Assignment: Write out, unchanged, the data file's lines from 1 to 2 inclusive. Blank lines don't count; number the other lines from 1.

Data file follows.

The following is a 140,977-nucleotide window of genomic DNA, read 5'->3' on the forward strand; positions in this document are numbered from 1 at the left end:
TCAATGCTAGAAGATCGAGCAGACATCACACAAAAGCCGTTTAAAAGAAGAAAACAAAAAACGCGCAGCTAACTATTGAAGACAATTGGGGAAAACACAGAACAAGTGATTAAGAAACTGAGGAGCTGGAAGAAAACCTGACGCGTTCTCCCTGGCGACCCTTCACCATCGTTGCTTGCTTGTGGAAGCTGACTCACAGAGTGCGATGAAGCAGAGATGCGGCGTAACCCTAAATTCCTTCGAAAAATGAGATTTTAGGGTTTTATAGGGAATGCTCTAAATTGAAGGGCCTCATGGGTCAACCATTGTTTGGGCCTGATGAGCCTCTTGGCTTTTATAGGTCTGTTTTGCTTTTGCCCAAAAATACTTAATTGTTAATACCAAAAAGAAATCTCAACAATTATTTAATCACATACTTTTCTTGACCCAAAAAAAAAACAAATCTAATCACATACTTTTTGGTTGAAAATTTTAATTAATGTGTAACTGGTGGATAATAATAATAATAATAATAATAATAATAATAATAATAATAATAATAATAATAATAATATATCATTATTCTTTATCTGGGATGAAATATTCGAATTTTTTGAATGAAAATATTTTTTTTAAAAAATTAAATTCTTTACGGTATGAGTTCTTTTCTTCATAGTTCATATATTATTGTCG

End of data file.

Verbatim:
The following is a 140,977-nucleotide window of genomic DNA, read 5'->3' on the forward strand; positions in this document are numbered from 1 at the left end:
TCAATGCTAGAAGATCGAGCAGACATCACACAAAAGCCGTTTAAAAGAAGAAAACAAAAAACGCGCAGCTAACTATTGAAGACAATTGGGGAAAACACAGAACAAGTGATTAAGAAACTGAGGAGCTGGAAGAAAACCTGACGCGTTCTCCCTGGCGACCCTTCACCATCGTTGCTTGCTTGTGGAAGCTGACTCACAGAGTGCGATGAAGCAGAGATGCGGCGTAACCCTAAATTCCTTCGAAAAATGAGATTTTAGGGTTTTATAGGGAATGCTCTAAATTGAAGGGCCTCATGGGTCAACCATTGTTTGGGCCTGATGAGCCTCTTGGCTTTTATAGGTCTGTTTTGCTTTTGCCCAAAAATACTTAATTGTTAATACCAAAAAGAAATCTCAACAATTATTTAATCACATACTTTTCTTGACCCAAAAAAAAAACAAATCTAATCACATACTTTTTGGTTGAAAATTTTAATTAATGTGTAACTGGTGGATAATAATAATAATAATAATAATAATAATAATAATAATAATAATAATAATAATAATAATATATCATTATTCTTTATCTGGGATGAAATATTCGAATTTTTTGAATGAAAATATTTTTTTTAAAAAATTAAATTCTTTACGGTATGAGTTCTTTTCTTCATAGTTCATATATTATTGTCG